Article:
The number of foreclosure proceedings started against California homeowners fell slightly in the April-through-June period compared with the prior three months, but remained higher than last year. The dip from earlier this year occurred as lenders and their loan servicers took time to revise procedures and priorities in an environment of continuing home price depreciation, economic distress and mortgage defaults, a real estate information service reported.
Lenders sent out a total of 124,562 default notices during the second quarter (April through June). That was down 8.0 percent from the prior quarter's record 135,431 default notices, and up 2.4 percent from 121,673 in second quarter 2008, according to MDA DataQuick.
"There is a perception that the housing market is dragging along bottom, that it probably won't get much worse, and that the lenders need to get serious about processing the backlog of delinquencies, either with work-outs or foreclosure. We're hearing that some lenders and servicers are doing just that, hiring more people to do the necessary paperwork. That means the foreclosure numbers will probably shoot back up during the third quarter," said John Walsh, DataQuick president. (I'll believe it when I see it!)
While most first quarter 2009 foreclosure activity was still concentrated in affordable inland communities, there were signs that the foreclosure problem was intensifying in more expensive areas. The state's most affordable sub-markets, which represent 25 percent of the state's housing stock, accounted for more than 52.0 percent of all default activity in 2008. In first quarter 2009 it fell to 47.5 percent, and last quarter it dipped to 45.0 percent.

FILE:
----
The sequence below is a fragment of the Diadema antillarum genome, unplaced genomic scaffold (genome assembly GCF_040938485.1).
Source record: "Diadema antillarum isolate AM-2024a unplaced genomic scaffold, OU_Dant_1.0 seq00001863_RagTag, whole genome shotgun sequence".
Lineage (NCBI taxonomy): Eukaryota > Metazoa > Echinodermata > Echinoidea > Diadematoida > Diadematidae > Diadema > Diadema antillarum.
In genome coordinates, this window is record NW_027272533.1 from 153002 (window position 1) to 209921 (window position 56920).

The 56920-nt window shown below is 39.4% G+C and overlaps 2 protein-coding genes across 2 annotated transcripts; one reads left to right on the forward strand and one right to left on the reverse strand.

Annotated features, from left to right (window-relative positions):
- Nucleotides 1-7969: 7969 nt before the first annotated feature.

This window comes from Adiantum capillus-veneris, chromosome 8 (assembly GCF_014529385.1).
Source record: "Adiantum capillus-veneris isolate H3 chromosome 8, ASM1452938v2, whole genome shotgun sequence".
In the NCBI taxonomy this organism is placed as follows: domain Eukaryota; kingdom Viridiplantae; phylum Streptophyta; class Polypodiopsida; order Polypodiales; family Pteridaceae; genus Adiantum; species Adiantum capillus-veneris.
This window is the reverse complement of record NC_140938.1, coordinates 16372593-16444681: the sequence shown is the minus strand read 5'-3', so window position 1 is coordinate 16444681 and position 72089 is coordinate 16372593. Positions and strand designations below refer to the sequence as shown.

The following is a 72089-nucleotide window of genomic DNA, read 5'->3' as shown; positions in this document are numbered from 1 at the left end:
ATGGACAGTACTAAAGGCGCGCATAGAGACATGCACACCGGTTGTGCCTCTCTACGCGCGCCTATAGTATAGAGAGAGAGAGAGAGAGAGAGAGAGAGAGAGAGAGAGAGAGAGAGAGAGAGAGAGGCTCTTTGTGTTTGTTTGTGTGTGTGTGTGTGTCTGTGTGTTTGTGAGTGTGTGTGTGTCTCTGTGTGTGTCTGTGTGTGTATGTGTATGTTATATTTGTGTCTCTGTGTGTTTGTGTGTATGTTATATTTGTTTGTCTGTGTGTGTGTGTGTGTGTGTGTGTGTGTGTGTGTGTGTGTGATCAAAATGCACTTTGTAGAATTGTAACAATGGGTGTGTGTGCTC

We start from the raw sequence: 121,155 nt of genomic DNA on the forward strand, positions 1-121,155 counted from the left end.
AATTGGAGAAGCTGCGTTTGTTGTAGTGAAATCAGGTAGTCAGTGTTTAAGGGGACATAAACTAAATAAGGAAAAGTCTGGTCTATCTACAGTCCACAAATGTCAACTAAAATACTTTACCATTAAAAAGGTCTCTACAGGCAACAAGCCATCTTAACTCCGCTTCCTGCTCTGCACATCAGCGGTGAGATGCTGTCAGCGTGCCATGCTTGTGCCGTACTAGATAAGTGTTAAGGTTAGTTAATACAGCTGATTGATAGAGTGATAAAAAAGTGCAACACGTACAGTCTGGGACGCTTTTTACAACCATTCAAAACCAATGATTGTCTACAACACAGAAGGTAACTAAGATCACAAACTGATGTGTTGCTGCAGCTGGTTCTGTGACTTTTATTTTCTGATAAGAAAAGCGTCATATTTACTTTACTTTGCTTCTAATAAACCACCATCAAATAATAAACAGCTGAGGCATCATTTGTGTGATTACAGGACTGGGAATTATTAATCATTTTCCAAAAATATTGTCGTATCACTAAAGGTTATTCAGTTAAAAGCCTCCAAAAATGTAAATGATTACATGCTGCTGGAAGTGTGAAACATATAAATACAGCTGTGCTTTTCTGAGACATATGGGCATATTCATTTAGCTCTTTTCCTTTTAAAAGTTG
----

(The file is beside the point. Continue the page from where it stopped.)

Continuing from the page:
On primary mortgages, California homeowners were a median five months behind on their payments when the lender filed the notice of default. The borrowers owed a median $12,911 on a median $345,000 mortgage.
Although 124,555 default notices were filed last quarter, they involved 122,829 homes because some borrowers were in default on multiple loans (e.g. a primary mortgage and a line of credit). Multiple default recordings on the same home are trending down, DataQuick reported.
Mortgages were least likely to go into default in San Francisco, Marin and San Mateo counties -- the historical norm. The probability was highest in Merced, Riverside, and Madera counties.
Trustees Deeds recorded, or the actual loss of a home to foreclosure, totaled 45,667 during the second quarter. That's up 4.7 percent from 43,620 for the prior quarter, and down 27.9 percent from 63,316 for second-quarter 2008. They reached a record 79,511 during last year's third quarter before dropping because of a new state law that slowed the entire foreclosure process and lenders' temporary policy changes (e.g. a temporary foreclosure moratorium).
In the last real estate cycle, Trustees Deeds peaked at 15,418 in third-quarter 1996. The state's all-time low was 637 in the second quarter of 2005, MDA DataQuick reported.
Notices of Default (first step in foreclosure process)
houses and condos
Trustees Deeds Recorded ( homes were lost to foreclosure)
houses and condos